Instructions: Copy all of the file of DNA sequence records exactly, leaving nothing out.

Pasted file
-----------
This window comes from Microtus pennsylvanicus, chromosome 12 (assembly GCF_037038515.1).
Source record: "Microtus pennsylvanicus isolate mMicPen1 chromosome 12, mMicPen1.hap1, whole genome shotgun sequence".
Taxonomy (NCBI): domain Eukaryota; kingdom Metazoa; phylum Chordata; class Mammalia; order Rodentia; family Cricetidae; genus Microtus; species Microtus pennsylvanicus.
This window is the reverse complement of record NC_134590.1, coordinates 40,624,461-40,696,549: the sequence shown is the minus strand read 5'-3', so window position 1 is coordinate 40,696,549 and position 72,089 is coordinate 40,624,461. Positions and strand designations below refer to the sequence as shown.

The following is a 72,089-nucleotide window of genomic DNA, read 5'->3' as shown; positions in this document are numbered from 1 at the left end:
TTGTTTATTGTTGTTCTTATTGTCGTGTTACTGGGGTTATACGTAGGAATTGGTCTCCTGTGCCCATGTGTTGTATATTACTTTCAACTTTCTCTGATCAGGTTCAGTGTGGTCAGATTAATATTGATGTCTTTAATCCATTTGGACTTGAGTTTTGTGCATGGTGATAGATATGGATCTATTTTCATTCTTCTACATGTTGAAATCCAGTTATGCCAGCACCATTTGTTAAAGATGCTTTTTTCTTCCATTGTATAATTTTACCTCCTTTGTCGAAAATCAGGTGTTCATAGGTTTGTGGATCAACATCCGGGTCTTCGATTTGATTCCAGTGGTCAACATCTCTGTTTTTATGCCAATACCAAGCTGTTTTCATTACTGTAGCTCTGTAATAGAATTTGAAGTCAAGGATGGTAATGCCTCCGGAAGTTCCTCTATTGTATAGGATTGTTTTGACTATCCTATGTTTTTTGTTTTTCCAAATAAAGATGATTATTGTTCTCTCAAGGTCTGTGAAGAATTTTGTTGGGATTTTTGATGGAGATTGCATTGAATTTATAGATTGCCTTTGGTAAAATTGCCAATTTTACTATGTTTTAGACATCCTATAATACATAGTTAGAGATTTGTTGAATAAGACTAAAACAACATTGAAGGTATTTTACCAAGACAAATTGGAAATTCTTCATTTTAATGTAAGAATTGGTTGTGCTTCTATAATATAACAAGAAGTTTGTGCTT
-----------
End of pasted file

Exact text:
This window comes from Microtus pennsylvanicus, chromosome 12 (assembly GCF_037038515.1).
Source record: "Microtus pennsylvanicus isolate mMicPen1 chromosome 12, mMicPen1.hap1, whole genome shotgun sequence".
Taxonomy (NCBI): domain Eukaryota; kingdom Metazoa; phylum Chordata; class Mammalia; order Rodentia; family Cricetidae; genus Microtus; species Microtus pennsylvanicus.
This window is the reverse complement of record NC_134590.1, coordinates 40,624,461-40,696,549: the sequence shown is the minus strand read 5'-3', so window position 1 is coordinate 40,696,549 and position 72,089 is coordinate 40,624,461. Positions and strand designations below refer to the sequence as shown.

The following is a 72,089-nucleotide window of genomic DNA, read 5'->3' as shown; positions in this document are numbered from 1 at the left end:
TTGTTTATTGTTGTTCTTATTGTCGTGTTACTGGGGTTATACGTAGGAATTGGTCTCCTGTGCCCATGTGTTGTATATTACTTTCAACTTTCTCTGATCAGGTTCAGTGTGGTCAGATTAATATTGATGTCTTTAATCCATTTGGACTTGAGTTTTGTGCATGGTGATAGATATGGATCTATTTTCATTCTTCTACATGTTGAAATCCAGTTATGCCAGCACCATTTGTTAAAGATGCTTTTTTCTTCCATTGTATAATTTTACCTCCTTTGTCGAAAATCAGGTGTTCATAGGTTTGTGGATCAACATCCGGGTCTTCGATTTGATTCCAGTGGTCAACATCTCTGTTTTTATGCCAATACCAAGCTGTTTTCATTACTGTAGCTCTGTAATAGAATTTGAAGTCAAGGATGGTAATGCCTCCGGAAGTTCCTCTATTGTATAGGATTGTTTTGACTATCCTATGTTTTTTGTTTTTCCAAATAAAGATGATTATTGTTCTCTCAAGGTCTGTGAAGAATTTTGTTGGGATTTTTGATGGAGATTGCATTGAATTTATAGATTGCCTTTGGTAAAATTGCCAATTTTACTATGTTTTAGACATCCTATAATACATAGTTAGAGATTTGTTGAATAAGACTAAAACAACATTGAAGGTATTTTACCAAGACAAATTGGAAATTCTTCATTTTAATGTAAGAATTGGTTGTGCTTCTATAATATAACAAGAAGTTTGTGCTT